I think that Stephin allows the inspiration of ideas. He tends to think that some of the music that I come up with has very sci-fi qualities. The way I use synthesizers, etc. In the past, the way I have used atmospheres to create the tracks influenced his lyric writing directions. This time we worked more collaboratively. We kind of tailored the songs and arrangements so that any one thing didn’t determine the direction to the detriment of the other thing.

You are a big part of the Boston nightlife scene, and you have your DJ and dance nights. But I have heard that Stephin is a little more withdrawn and sort of does his own thing. Do you think that a song like “Living, Loving, Partygoing” in particular speaks more to your lifestyle than to his?

No, because every party in that song is true. They are parties that Stephin and I, and Claudia to an extent, have been to in our lives. Those are actually all real things. And the title is a reference to Henry Green novels —- so there is a literary thing there. I don’t think Stephin tailored those lyrics to the nightlife scene that I take part in.

 
 

Do you have a parallel in your own mind for how your music and Stephin’s music fit together?

As far as I can tell, this is the only composing collaboration that Stephin is involved with. I think it offers him the chance to stretch out and write music with someone else within a pop context.

Was there a time that you, Stephin and Claudia were just going to do a band together full-time?

Not really, no. Future Bible Heroes sort of came about as a happy accident. It was after Figures broke up. I was still writing instrumental music at home and Stephin and I were living together at the time. He said, “you should get someone to write lyrics for your stuff.” And I said, “you should write lyrics, because I think you’re a great lyricist!” So we recorded some songs, and my friend Steve Lau, who was in the Ocean Blue, was putting together the Red Hot + Bothered project —- the AIDS benefit project (1995) —- and he asked us for a track. So we gave him one of our tracks, and someone heard it at Slow River/Rykodisk and wanted to sign us. At that point it was like, ‘oh wow, this a real thing!’ So we recorded a bunch of songs and came up with our first album. We thought, ‘we’ll see what happens with it.’ There was no formal thing where we said ‘let’s form a band.’ At this time, Stephin was starting to find popularity with the Magnetic Fields. He already had a band, and so this became a Stephin Merritt side project.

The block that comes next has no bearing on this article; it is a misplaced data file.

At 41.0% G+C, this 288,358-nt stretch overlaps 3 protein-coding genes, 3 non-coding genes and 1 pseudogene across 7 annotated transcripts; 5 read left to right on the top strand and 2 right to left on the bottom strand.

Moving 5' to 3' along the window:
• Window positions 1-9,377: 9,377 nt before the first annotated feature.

Is there any music that you don’t overlap on?

 
 

It’s really tough to say because we are both musicologists in some ways. He’s probably a little more familiar with folk than I am, and maybe some roots music. But our tastes tend to run really, really wide.

I notice that there is an innocent ‘50s pop thread that runs through some of the Partygoing tracks that I don’t hear in a lot of Magnetic Fields music.

Yes, I would say that. Whenever you do two or three chord songs, that’s probably going to happen. But we like to offset the happy music with lyrics that take you a different level. Songs like “Real Summer” off the first album really aren’t that happy. There is a lot of wistful sadness in the lyrics. We like the juxtaposition.

Talk to me about this song “All I Care About Is You.” Every time I listen to the album, this one stands out to me as being really direct, and nothing in the production or lyrics can take away from it being a really heartfelt song.

I think it was meant to be. That and “Sadder than the Moon” came later on in writing this album. I think that Stephin felt that they were important elements to add to the album—not of comedy and not of tragedy, but just of a real sense of honestly. So they do sound straightforward because they are, but with his lyrical take on everything.

 
 

So, in addition to the full-length album Partygoing, you also have a new box-set of previously released material?

It’s a 4-CD or 3-LP collection of all of our previously released material.

And that fourth disc is rarities and b-sides?

In addition to our albums we’ve also put out EPs. So the fourth disc is a collection of our EPs, tracks we’ve put out on compilations, and other tracks we haven’t put on albums.

And who will be playing with you Sunday?

It’s this really cool act Luxury Liners who has been playing with us on this tour. It’s hard to explain what he does. He mixes instruments and effects with guitar and singing. He’s sort of a DJ/one-man-band that creates these beautiful aural landscapes. It’s really quite wonderful. I’ve been enjoying all of his sets.

 
 

OK, we’ll see you Sunday at the Sinclair.

Thank you, it’s great to talk to you.

FUTURE BIBLE HEROES + LUXURY LINERS | Sunday, July 21 at the Sinclair, 52 Church St., Cambridge | 9pm, 18-plus, $15 advance / $18 day of show | advance tickets | facebook event page